Celebrate the latest news from the WHO with a cup of joe: The organization's International Agency for Research on Cancer is set to reverse its rating of coffee as "possibly carcinogenic" Wednesday, noting there is "inadequate evidence" linking the beverage to cancers of the bladder, pancreas, and prostate. The WHO labeled coffee as a possible carcinogen—along with chloroform and lead—back in 1991, but recent research hasn't backed up the decision, reports the Verge. In fact, some research suggests coffee may actually reduce the risk of cancers in the liver and uterus, reports the Wall Street Journal, based on the IARC's review of some 1,000 studies.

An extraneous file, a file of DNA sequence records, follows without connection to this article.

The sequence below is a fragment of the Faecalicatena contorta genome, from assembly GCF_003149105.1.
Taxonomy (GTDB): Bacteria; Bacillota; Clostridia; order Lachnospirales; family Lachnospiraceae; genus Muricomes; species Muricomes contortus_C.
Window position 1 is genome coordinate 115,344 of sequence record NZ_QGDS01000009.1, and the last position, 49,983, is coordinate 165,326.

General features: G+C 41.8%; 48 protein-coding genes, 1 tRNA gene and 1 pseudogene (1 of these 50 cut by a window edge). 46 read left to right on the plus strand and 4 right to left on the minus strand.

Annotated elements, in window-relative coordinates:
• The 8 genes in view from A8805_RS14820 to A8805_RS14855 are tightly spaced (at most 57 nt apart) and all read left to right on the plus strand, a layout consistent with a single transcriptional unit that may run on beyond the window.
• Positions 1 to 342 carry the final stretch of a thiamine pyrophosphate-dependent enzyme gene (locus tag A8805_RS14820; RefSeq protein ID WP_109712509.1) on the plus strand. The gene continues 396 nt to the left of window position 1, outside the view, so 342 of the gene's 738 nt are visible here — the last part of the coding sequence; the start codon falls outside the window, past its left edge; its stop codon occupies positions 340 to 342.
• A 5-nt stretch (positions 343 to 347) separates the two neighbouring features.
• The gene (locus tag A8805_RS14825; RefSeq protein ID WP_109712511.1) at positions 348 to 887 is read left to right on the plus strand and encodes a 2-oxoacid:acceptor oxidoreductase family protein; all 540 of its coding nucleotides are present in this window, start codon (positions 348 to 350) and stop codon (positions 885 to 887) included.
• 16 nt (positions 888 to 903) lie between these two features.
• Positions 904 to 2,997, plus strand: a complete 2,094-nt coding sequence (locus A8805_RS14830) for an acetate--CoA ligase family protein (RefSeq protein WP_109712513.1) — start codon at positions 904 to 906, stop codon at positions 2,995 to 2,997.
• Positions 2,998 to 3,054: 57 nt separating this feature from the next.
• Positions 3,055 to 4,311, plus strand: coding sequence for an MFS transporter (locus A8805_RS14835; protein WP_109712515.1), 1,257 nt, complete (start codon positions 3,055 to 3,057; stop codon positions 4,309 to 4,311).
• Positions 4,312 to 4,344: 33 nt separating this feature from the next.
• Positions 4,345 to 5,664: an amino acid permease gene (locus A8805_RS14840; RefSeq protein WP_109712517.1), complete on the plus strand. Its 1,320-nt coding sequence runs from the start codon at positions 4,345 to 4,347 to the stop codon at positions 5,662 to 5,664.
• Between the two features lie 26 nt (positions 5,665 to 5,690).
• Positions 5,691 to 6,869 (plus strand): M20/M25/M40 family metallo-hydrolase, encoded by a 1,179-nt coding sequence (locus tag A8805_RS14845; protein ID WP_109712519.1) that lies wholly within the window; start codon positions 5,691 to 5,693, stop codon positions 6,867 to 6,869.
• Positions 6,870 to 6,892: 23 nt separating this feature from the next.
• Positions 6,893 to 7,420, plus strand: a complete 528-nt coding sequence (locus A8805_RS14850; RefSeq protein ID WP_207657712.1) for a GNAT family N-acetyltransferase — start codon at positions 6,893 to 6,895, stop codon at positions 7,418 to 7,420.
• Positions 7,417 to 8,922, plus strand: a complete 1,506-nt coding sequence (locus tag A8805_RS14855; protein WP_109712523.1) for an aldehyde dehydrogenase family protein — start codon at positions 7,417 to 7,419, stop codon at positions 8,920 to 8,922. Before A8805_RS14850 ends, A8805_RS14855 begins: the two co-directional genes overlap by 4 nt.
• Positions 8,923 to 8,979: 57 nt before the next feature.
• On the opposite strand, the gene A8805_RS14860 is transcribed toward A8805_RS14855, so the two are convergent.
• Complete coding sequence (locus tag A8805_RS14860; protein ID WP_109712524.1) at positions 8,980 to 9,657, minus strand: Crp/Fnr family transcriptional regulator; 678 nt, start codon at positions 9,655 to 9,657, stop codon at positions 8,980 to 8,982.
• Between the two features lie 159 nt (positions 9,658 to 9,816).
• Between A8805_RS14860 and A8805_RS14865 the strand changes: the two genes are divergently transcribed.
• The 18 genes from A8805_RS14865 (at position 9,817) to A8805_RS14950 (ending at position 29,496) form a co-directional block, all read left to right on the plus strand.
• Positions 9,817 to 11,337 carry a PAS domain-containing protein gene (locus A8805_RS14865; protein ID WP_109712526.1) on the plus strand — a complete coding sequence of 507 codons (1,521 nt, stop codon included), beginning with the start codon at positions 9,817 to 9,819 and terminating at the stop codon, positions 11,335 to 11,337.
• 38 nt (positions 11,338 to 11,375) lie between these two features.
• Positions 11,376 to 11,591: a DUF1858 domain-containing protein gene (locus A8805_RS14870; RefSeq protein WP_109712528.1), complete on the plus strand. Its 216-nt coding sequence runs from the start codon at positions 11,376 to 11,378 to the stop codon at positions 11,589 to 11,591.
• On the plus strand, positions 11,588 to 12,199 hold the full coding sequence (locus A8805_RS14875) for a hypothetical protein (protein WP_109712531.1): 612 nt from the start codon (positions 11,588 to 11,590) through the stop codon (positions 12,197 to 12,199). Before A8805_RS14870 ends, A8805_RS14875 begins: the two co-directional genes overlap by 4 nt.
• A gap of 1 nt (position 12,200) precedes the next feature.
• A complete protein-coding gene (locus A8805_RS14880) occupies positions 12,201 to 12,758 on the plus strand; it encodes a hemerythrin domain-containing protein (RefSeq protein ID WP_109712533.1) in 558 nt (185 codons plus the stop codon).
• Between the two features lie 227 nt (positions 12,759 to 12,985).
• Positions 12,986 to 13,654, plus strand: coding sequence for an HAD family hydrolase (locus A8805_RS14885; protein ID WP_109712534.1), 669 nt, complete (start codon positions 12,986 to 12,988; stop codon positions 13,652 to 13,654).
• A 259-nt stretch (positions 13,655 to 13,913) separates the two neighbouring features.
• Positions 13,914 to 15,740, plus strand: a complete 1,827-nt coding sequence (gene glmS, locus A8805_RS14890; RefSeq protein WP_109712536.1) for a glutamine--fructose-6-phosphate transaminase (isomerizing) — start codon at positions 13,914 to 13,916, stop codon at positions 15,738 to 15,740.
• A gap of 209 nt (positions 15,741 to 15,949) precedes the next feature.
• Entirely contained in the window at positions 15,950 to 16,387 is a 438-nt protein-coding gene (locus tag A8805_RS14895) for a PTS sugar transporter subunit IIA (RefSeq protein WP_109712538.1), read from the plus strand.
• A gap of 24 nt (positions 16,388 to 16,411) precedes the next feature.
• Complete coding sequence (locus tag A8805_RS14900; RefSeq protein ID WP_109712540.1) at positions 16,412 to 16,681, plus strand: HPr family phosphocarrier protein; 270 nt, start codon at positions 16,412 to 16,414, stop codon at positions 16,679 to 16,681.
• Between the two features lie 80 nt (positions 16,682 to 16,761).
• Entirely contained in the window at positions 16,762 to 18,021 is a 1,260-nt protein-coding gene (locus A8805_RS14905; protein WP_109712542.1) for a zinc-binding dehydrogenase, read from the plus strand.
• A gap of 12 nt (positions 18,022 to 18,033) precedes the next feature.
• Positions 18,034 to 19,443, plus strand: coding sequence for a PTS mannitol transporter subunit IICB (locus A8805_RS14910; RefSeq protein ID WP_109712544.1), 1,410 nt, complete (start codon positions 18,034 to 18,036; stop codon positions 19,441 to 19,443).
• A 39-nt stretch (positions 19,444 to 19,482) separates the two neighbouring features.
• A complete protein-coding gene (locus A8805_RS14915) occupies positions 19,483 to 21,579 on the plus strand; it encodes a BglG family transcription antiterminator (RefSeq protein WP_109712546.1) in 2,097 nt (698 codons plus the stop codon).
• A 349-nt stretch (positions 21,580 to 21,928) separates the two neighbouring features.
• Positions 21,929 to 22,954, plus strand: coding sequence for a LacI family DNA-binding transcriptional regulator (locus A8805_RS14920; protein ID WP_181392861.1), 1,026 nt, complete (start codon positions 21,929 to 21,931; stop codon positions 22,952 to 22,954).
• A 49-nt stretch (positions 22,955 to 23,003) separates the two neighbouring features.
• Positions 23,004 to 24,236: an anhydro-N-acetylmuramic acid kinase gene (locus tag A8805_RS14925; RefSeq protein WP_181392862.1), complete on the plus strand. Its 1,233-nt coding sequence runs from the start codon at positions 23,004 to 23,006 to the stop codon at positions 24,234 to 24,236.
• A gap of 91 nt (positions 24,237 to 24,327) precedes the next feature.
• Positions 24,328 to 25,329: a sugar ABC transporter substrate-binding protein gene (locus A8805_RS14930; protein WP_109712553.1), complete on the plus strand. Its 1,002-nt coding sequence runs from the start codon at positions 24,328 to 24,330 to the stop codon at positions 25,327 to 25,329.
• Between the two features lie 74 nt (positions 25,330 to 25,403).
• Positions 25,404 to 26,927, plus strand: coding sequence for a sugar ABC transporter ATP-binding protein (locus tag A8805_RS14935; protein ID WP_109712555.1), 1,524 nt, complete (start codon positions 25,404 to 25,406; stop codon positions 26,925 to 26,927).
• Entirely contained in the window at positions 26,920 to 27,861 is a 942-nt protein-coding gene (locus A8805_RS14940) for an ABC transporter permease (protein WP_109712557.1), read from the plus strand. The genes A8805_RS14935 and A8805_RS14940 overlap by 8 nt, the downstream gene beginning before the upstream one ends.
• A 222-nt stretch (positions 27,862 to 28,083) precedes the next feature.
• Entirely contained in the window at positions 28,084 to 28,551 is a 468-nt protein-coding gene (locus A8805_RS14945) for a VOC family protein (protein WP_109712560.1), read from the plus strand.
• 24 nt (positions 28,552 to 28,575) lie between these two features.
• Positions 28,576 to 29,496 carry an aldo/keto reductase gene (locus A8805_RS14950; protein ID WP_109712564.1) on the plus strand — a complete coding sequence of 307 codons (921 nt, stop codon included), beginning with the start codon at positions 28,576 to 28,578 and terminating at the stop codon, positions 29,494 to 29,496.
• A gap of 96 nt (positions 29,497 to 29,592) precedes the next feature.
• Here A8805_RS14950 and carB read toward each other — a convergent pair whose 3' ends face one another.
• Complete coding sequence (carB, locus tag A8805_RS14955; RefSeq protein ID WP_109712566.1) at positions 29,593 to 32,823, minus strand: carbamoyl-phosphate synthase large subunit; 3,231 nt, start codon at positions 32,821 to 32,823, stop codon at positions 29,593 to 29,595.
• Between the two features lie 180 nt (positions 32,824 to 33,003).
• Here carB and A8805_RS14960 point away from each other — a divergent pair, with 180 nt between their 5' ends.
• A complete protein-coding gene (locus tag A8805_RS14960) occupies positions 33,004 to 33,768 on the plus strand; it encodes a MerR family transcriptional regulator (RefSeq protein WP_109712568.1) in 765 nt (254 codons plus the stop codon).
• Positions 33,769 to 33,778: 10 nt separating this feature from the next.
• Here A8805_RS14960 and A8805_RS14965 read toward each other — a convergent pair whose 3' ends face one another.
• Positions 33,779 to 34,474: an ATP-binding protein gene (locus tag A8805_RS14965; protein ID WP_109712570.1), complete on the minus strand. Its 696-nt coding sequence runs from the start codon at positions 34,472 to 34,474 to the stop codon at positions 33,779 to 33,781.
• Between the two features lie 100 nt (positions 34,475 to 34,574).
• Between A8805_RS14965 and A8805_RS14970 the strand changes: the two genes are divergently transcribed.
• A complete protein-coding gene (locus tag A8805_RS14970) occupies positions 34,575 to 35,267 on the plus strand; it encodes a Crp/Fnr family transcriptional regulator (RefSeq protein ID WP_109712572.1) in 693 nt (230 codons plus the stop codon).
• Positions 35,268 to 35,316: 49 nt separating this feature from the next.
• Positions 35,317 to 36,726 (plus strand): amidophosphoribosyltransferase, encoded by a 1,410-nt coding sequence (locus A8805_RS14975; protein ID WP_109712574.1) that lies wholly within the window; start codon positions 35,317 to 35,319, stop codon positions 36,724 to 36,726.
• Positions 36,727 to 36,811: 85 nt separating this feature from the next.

Mate herbal tea was also found to be safe as long as it doesn't scald your throat. "Very hot" drinks above 149 degrees Fahrenheit, however, likely cause cancer of the esophagus, the IARC says. Several experiments on rodents found "very hot" liquids promoted the development of tumors, reports Reuters. "It is the temperature, rather than the drinks themselves, that appears to be responsible," IARC's director adds, per AFP. Tea is often served at 158 degrees in Iran, China, and South America, per the Verge. But while coffee is best brewed at 195 to 205 degrees, the National Coffee Association says it should only be consumed once it has reached a "comfortable temperature." (Read more coffee stories.)